Bad-hair days might be a personal frustration, possibly even a social calamity, but bad-air days can send the population of a whole region into a tailspin. Literally. By “bad air” I don’t mean urban smog, although that certainly merits an article, if not an actual solution. And while the fetid pong in one’s dorm room after an Oktoberfest all-you- can-drink bratwurst bash and sauerkraut-eating contest might bring tears to one’s eyes, that’s not the bad air I’m considering.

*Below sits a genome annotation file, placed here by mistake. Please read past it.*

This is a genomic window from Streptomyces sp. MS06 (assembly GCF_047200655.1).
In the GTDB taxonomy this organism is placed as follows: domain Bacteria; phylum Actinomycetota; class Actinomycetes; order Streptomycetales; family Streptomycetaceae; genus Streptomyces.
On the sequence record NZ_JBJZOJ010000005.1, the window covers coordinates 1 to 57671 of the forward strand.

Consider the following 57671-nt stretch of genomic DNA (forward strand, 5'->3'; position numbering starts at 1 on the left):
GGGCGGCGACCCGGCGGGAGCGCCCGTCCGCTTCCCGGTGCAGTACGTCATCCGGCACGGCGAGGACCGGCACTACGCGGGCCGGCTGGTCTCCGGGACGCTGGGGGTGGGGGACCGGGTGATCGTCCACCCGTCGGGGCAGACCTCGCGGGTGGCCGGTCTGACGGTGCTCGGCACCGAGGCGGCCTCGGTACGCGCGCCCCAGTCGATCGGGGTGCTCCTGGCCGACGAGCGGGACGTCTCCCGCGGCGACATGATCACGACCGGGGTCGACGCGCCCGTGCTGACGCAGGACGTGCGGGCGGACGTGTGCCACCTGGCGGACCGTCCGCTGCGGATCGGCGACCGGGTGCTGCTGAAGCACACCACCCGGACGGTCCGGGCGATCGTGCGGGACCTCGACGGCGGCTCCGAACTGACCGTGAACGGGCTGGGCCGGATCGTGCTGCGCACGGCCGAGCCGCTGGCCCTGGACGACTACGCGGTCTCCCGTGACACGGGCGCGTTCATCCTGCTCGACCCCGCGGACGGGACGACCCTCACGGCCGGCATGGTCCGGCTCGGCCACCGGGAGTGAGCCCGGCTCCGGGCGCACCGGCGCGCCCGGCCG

Under certain weather conditions, air becomes laden with positively charged ions, which is not a plus, as they can adversely affect our mental and emotional well-being. The saying “It’s an ill wind that blows no good” is meant to remind us that in the midst of difficulty we often find hidden gifts. Then again, sometimes the wind is what makes us ill. » Continue Reading.